Vanderbilt athletics enhances preventative measures for sexual assault

Following multiple accusations of sexual assault against current and former members of Vanderbilt football, Vanderbilt athletics announced the development of various preventative measures Friday.

Vanderbilt+athletic+offices+and+select+team+facilities+are+located+in+the+McGugin+Center.+%28Hustler+Multimedia%2FEmily+Goncalves%29

Emily Gonçalves

Vanderbilt athletic offices and select team facilities are located in the McGugin Center. (Hustler Multimedia/Emily Goncalves)

Simon Gibbs, Sports Editor

Vanderbilt athletics announced on Oct. 9 that it will implement various measures to help address and prevent sexual assault, according to a university press release.

The initiatives include expanding partnerships with Project Safe, Title IX and the University Counseling Center (UCC) and creating a mentorship program to support student development. These developments come after multiple accusations of sexual misconduct were made against current and former members of Vanderbilt football in June. 

“As Provost Wente and I stated earlier this year, we have zero tolerance for any act that undermines the safety and well-being of any member of our community,” Lee said, citing a school-wide email sent on June 24. “This is not only our professional responsibility, but also our moral obligation as leaders of this university.”

Among the new programs are partnerships with the Title IX Office, the UCC and Project Safe. Project Safe and the UCC will both establish satellite offices in Vanderbilt athletics’ McGugin Center, with Project Safe focusing on education and training, specifically. Following the accusations of sexual misconduct, a petition circulated around the student body suggesting that Project Safe establishes a satellite office within the athletic department, among other requests.

“Candice and I have had frequent discussions as we have considered ways to expand our prevention efforts and explore new collaborations, including adding McGugin as a Project Safe satellite location,” Project Safe director Cara Tuttle Bell said. “We believe having a more regular presence at McGugin will help us further engage student athletes in prevention, bystander intervention and culture change.”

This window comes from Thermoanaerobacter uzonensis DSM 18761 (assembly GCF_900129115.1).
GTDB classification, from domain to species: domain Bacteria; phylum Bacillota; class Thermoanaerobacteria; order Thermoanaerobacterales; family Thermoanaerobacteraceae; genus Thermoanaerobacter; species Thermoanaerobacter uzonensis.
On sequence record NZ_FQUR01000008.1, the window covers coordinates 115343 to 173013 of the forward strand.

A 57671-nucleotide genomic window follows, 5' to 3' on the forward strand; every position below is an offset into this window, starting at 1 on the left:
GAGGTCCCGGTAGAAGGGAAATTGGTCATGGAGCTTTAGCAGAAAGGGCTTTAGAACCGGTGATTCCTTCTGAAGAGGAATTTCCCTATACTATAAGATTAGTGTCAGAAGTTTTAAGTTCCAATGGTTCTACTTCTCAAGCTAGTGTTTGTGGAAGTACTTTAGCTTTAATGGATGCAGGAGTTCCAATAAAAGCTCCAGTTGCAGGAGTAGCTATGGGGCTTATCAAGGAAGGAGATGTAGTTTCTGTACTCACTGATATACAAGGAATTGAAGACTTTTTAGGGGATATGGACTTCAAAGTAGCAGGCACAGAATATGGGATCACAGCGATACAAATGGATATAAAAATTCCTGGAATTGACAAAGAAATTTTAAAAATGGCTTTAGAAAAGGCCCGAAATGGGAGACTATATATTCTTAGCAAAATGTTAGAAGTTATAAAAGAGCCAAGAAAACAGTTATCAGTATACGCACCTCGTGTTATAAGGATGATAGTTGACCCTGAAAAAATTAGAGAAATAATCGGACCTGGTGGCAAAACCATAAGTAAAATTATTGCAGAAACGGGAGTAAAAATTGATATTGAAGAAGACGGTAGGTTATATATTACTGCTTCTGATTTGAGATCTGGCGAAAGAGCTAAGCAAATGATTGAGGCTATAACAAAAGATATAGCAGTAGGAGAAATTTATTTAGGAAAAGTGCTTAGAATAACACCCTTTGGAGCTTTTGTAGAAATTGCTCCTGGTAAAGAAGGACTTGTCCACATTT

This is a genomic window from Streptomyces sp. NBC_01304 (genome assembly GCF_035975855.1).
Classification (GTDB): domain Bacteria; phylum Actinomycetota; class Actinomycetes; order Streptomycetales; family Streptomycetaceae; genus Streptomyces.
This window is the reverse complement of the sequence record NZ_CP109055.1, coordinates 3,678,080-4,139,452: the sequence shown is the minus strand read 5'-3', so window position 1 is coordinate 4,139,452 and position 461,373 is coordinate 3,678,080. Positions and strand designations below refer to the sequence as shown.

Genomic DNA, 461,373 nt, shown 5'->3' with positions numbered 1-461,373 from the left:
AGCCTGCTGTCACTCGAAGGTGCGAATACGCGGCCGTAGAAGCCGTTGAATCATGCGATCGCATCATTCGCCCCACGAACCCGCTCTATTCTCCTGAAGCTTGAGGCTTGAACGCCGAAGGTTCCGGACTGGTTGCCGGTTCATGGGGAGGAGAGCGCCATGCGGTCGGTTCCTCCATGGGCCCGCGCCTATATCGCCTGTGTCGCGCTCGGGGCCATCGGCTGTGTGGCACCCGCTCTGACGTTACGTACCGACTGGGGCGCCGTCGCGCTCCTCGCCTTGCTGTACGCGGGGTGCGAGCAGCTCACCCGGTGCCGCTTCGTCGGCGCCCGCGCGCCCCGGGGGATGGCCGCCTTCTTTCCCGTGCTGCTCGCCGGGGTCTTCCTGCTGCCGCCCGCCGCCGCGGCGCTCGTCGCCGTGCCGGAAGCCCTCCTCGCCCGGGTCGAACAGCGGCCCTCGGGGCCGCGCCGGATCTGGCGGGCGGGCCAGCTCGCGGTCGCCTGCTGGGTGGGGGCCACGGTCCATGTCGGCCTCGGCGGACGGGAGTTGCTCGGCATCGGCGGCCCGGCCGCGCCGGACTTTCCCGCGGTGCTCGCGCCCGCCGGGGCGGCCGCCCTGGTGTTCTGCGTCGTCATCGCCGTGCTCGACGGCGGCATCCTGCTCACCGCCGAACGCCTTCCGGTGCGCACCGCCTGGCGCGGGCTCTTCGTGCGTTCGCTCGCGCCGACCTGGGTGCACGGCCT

In addition, Vanderbilt athletics will coordinate further meetings and training with Vanderbilt’s Title IX Office, with deputy athletic director for internal affairs Kristine Kelly serving as a liaison. Kelly, hired in September, previously served as the deputy Title IX coordinator at Dartmouth, among other roles.

Vanderbilt athletics will also develop an advisory group to serve as resources to the athletics department, including Brenda Tracy, founder of Set the Expectation; Rachel Freeman, president of the Middle Tennessee-based Sexual Assault Center and Shan Foster, Vanderbilt basketball alumnus.

The university will also create a mentoring program with alumni to further educate student-athletes about sexual misconduct. The press release continues to note the establishment of a separate group, focused on developing programming with students, representatives of Title IX, Project Safe and others in the Vanderbilt community.

“Our entire department, including our coaches, staff and student-athletes, appreciates the opportunity to work with our campus and community partners to address sexual assault and sexual misconduct,” Lee said. “We take this responsibility very seriously and will continue to provide updates on our efforts.”